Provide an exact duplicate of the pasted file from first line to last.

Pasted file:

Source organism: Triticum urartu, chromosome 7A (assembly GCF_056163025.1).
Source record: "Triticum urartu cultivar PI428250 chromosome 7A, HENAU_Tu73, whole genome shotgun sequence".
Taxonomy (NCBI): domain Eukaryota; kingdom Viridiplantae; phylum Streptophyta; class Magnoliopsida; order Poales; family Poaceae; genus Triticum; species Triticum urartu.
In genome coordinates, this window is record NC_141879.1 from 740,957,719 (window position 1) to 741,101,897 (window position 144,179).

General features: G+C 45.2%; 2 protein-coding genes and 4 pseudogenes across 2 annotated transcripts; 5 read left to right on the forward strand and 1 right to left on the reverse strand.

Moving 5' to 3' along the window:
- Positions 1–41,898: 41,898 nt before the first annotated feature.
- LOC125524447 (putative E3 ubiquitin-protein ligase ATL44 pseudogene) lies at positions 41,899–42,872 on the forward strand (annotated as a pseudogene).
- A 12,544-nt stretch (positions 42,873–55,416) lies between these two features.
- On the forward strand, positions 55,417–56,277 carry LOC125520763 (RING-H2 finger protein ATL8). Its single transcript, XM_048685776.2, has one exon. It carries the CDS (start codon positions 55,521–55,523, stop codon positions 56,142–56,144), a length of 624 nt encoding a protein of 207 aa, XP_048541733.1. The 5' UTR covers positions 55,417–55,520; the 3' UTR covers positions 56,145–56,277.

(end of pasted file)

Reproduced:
Source organism: Triticum urartu, chromosome 7A (assembly GCF_056163025.1).
Source record: "Triticum urartu cultivar PI428250 chromosome 7A, HENAU_Tu73, whole genome shotgun sequence".
Taxonomy (NCBI): domain Eukaryota; kingdom Viridiplantae; phylum Streptophyta; class Magnoliopsida; order Poales; family Poaceae; genus Triticum; species Triticum urartu.
In genome coordinates, this window is record NC_141879.1 from 740,957,719 (window position 1) to 741,101,897 (window position 144,179).

General features: G+C 45.2%; 2 protein-coding genes and 4 pseudogenes across 2 annotated transcripts; 5 read left to right on the forward strand and 1 right to left on the reverse strand.

Moving 5' to 3' along the window:
- Positions 1–41,898: 41,898 nt before the first annotated feature.
- LOC125524447 (putative E3 ubiquitin-protein ligase ATL44 pseudogene) lies at positions 41,899–42,872 on the forward strand (annotated as a pseudogene).
- A 12,544-nt stretch (positions 42,873–55,416) lies between these two features.
- On the forward strand, positions 55,417–56,277 carry LOC125520763 (RING-H2 finger protein ATL8). Its single transcript, XM_048685776.2, has one exon. It carries the CDS (start codon positions 55,521–55,523, stop codon positions 56,142–56,144), a length of 624 nt encoding a protein of 207 aa, XP_048541733.1. The 5' UTR covers positions 55,417–55,520; the 3' UTR covers positions 56,145–56,277.